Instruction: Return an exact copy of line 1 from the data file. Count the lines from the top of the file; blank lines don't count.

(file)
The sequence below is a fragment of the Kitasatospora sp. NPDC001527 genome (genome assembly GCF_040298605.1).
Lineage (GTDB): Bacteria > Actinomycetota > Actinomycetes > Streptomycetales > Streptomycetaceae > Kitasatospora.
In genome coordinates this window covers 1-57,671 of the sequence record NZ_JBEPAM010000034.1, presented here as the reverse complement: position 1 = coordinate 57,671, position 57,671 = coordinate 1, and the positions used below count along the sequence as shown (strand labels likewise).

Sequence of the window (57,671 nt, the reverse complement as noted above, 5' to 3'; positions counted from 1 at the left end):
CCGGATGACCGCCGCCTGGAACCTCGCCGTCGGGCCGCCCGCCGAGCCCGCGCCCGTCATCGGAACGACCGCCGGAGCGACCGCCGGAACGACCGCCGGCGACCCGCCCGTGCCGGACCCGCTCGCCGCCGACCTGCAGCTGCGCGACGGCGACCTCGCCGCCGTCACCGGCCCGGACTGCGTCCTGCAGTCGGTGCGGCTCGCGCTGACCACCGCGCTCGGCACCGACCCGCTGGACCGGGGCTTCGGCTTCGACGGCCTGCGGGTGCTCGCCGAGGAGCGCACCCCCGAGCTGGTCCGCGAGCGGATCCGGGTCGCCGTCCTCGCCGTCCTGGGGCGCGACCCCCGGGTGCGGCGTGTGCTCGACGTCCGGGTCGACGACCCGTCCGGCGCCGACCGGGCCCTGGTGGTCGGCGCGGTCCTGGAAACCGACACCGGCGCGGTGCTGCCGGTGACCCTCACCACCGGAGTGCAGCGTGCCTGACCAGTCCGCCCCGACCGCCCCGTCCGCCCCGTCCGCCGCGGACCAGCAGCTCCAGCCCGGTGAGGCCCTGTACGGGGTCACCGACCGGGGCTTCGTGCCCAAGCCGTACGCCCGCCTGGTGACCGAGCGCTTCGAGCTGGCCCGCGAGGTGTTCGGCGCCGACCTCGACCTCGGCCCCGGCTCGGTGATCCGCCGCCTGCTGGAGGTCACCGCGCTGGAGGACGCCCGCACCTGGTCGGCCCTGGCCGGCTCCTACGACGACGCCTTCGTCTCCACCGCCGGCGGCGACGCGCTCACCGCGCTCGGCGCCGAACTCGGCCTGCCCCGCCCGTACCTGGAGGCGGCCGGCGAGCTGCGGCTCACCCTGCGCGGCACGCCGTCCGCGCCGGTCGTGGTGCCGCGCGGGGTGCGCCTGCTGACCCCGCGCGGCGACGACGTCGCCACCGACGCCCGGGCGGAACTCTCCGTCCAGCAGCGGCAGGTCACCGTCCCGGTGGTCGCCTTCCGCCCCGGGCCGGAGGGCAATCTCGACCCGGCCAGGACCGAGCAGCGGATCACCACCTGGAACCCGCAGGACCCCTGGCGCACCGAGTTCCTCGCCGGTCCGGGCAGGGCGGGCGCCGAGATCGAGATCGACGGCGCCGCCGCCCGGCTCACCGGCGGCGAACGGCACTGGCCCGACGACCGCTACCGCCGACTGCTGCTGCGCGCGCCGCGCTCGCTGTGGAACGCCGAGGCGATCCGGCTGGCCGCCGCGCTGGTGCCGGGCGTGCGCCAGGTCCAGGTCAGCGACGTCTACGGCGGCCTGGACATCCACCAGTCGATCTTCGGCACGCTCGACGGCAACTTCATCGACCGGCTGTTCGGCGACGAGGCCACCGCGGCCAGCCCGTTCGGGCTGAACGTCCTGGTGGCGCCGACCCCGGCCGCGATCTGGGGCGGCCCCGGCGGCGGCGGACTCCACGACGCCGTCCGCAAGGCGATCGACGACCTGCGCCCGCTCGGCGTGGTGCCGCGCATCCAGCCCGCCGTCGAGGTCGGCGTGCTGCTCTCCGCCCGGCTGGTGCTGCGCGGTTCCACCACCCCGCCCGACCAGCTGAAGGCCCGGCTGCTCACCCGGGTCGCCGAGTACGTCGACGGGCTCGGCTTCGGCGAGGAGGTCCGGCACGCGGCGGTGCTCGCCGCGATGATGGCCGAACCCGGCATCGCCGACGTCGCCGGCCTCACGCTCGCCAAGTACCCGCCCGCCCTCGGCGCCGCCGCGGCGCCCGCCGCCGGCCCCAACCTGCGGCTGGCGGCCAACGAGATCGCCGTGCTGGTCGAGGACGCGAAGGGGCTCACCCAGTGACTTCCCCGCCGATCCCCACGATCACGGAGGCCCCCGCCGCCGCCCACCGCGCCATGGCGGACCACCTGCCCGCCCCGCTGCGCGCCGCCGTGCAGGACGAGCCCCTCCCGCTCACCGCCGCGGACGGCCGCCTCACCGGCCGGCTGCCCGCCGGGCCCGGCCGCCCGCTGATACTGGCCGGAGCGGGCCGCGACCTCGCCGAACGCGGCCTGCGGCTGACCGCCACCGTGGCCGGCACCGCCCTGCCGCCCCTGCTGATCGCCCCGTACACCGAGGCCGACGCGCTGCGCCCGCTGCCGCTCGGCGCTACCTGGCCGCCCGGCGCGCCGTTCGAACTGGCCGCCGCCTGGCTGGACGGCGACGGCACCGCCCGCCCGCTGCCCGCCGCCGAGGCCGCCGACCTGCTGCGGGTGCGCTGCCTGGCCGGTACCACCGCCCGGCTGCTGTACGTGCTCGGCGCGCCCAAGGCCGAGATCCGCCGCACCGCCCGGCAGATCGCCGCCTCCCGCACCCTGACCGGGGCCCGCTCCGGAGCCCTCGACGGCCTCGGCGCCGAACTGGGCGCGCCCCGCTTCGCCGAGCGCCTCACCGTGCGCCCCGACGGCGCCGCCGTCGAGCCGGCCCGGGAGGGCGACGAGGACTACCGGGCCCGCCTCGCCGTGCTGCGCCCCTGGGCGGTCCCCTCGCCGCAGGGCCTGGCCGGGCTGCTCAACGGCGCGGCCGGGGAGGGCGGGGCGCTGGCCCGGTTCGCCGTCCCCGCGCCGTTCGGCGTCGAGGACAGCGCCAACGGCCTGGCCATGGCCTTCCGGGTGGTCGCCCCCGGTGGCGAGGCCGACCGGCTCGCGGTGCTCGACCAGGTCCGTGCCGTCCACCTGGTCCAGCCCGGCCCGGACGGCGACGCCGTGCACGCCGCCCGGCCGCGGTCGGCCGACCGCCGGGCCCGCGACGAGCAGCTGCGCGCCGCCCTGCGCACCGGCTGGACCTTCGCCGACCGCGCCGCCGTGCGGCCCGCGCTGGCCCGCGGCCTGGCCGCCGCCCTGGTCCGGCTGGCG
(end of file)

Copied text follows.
The sequence below is a fragment of the Kitasatospora sp. NPDC001527 genome (genome assembly GCF_040298605.1).